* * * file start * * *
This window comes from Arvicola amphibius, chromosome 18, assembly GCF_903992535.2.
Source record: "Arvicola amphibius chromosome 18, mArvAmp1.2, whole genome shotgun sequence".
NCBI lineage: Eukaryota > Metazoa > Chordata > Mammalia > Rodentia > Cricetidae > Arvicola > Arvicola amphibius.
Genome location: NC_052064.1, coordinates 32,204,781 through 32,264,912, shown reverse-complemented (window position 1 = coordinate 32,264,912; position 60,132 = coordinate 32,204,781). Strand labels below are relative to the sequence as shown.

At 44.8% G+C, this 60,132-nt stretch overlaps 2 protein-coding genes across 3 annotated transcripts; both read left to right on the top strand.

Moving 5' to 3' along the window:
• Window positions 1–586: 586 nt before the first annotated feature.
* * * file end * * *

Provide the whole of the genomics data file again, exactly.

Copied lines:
This window comes from Arvicola amphibius, chromosome 18, assembly GCF_903992535.2.
Source record: "Arvicola amphibius chromosome 18, mArvAmp1.2, whole genome shotgun sequence".
NCBI lineage: Eukaryota > Metazoa > Chordata > Mammalia > Rodentia > Cricetidae > Arvicola > Arvicola amphibius.
Genome location: NC_052064.1, coordinates 32,204,781 through 32,264,912, shown reverse-complemented (window position 1 = coordinate 32,264,912; position 60,132 = coordinate 32,204,781). Strand labels below are relative to the sequence as shown.

At 44.8% G+C, this 60,132-nt stretch overlaps 2 protein-coding genes across 3 annotated transcripts; both read left to right on the top strand.

Moving 5' to 3' along the window:
• Window positions 1–586: 586 nt before the first annotated feature.